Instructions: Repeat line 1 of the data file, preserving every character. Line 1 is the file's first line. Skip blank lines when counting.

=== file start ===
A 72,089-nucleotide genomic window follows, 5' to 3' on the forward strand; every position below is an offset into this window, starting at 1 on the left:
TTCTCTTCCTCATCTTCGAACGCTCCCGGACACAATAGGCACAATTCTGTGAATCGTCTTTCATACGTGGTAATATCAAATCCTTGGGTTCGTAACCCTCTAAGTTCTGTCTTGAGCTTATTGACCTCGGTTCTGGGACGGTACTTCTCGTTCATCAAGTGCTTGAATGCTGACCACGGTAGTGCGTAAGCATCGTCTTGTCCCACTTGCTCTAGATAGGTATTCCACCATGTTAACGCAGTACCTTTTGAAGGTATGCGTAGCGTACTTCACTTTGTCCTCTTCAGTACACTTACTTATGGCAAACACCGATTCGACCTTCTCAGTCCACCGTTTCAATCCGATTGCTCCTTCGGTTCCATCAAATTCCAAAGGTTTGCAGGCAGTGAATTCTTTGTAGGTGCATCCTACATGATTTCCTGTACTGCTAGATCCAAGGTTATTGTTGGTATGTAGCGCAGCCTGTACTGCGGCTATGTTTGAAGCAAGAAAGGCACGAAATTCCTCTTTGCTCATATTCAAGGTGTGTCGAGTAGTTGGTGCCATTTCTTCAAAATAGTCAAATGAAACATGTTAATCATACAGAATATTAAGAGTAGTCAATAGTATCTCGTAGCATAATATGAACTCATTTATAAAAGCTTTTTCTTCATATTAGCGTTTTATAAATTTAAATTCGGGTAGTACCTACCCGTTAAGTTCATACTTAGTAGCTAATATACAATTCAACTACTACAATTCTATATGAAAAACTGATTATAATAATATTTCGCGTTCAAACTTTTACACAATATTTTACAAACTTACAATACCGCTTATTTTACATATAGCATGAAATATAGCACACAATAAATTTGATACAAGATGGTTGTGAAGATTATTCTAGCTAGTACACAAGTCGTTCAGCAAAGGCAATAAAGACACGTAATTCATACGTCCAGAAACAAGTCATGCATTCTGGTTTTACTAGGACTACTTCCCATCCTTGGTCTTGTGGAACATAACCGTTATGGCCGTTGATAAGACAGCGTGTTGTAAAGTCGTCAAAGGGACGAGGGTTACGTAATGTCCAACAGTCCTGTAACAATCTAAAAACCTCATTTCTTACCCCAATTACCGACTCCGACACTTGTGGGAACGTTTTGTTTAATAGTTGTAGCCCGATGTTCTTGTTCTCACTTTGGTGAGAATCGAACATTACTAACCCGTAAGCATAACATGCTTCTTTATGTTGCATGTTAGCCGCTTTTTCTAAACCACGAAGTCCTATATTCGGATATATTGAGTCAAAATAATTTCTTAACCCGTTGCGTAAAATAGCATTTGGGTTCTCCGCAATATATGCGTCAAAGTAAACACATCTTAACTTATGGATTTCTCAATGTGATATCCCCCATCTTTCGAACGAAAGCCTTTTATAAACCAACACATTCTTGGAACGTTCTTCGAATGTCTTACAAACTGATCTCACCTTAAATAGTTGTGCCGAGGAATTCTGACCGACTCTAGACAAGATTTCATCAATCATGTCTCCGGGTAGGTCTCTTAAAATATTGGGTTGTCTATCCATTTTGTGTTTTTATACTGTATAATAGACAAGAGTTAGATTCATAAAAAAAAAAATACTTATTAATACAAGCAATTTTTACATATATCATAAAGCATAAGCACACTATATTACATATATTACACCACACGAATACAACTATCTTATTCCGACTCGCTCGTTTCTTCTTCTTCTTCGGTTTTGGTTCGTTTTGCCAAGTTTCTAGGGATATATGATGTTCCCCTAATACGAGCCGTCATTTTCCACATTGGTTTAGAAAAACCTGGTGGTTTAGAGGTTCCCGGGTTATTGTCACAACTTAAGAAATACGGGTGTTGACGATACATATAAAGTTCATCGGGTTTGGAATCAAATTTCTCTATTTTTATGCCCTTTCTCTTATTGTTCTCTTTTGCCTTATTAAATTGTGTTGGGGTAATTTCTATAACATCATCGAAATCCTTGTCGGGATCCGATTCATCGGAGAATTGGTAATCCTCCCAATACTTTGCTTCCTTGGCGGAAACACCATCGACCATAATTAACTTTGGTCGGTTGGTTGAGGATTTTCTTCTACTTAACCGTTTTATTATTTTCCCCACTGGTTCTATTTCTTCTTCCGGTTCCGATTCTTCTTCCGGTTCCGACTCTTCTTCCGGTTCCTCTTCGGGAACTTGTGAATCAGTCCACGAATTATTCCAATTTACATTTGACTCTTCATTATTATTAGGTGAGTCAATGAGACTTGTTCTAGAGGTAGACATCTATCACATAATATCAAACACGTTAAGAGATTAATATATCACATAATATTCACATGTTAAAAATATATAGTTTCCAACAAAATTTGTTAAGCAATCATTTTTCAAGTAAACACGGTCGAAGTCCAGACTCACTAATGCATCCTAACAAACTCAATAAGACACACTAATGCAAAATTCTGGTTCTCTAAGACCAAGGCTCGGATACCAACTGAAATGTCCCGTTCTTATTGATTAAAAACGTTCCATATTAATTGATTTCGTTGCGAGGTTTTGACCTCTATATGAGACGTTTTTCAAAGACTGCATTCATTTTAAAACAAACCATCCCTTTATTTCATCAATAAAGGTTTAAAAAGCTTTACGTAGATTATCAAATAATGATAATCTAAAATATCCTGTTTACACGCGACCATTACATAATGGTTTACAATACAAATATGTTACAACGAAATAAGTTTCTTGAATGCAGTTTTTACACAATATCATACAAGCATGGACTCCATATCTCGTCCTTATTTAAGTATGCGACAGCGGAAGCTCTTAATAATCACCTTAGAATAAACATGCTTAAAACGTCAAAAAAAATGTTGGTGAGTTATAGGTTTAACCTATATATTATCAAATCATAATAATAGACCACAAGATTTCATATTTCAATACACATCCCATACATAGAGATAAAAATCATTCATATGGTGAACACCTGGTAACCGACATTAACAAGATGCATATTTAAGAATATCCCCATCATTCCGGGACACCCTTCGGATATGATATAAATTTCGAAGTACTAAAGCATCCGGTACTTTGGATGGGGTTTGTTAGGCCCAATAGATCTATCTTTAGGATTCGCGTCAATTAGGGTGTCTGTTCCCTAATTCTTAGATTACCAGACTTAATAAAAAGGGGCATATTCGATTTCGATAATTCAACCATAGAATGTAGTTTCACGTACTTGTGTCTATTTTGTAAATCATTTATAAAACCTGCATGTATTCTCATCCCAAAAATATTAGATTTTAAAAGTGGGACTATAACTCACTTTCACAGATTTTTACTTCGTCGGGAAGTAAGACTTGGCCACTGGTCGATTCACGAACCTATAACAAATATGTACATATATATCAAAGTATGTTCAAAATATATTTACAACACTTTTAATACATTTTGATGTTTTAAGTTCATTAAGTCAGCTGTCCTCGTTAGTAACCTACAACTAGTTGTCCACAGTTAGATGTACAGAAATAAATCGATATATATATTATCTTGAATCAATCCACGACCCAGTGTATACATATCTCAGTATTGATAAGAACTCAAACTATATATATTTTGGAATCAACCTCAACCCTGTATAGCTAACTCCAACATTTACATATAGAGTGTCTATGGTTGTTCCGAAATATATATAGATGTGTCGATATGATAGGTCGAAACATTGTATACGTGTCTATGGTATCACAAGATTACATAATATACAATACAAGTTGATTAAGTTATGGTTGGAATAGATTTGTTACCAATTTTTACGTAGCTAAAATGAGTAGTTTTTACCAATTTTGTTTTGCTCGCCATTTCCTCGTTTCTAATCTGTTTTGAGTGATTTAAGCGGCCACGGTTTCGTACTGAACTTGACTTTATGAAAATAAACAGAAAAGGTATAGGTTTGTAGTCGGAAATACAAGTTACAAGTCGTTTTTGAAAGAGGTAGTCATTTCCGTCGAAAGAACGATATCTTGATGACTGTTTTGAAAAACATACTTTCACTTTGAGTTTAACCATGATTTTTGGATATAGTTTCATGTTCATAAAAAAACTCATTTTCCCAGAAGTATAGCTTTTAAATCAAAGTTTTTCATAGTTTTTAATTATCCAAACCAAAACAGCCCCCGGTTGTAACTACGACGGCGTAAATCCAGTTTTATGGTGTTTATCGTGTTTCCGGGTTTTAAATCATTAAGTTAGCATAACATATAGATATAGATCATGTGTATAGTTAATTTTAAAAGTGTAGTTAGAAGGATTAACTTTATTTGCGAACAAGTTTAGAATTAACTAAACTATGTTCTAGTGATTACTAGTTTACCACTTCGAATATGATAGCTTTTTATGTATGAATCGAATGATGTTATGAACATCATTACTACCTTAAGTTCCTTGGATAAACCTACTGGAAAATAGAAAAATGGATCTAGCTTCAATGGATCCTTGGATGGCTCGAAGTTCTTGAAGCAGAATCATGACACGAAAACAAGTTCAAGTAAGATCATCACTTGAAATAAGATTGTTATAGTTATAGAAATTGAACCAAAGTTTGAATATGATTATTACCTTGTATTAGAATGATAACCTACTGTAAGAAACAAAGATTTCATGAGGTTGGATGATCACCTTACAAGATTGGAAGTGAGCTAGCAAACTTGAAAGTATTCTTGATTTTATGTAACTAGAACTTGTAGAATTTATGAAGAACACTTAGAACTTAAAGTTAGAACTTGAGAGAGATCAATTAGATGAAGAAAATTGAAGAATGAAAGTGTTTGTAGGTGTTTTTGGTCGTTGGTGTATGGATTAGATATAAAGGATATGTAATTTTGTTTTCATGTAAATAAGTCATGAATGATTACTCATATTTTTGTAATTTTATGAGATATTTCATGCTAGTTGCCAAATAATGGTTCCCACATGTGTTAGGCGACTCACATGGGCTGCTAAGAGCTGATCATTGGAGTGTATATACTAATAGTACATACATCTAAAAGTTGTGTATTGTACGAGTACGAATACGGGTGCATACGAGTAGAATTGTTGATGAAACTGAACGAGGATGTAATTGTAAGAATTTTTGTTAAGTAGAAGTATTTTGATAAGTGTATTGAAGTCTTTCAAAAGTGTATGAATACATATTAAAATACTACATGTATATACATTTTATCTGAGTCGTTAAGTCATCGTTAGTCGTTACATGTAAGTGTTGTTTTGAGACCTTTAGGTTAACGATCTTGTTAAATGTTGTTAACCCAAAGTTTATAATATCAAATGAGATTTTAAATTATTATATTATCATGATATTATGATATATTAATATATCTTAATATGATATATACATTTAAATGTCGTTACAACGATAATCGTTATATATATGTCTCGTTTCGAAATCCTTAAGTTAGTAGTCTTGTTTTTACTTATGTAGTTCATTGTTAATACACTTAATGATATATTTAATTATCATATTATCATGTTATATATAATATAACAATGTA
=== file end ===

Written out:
A 72,089-nucleotide genomic window follows, 5' to 3' on the forward strand; every position below is an offset into this window, starting at 1 on the left: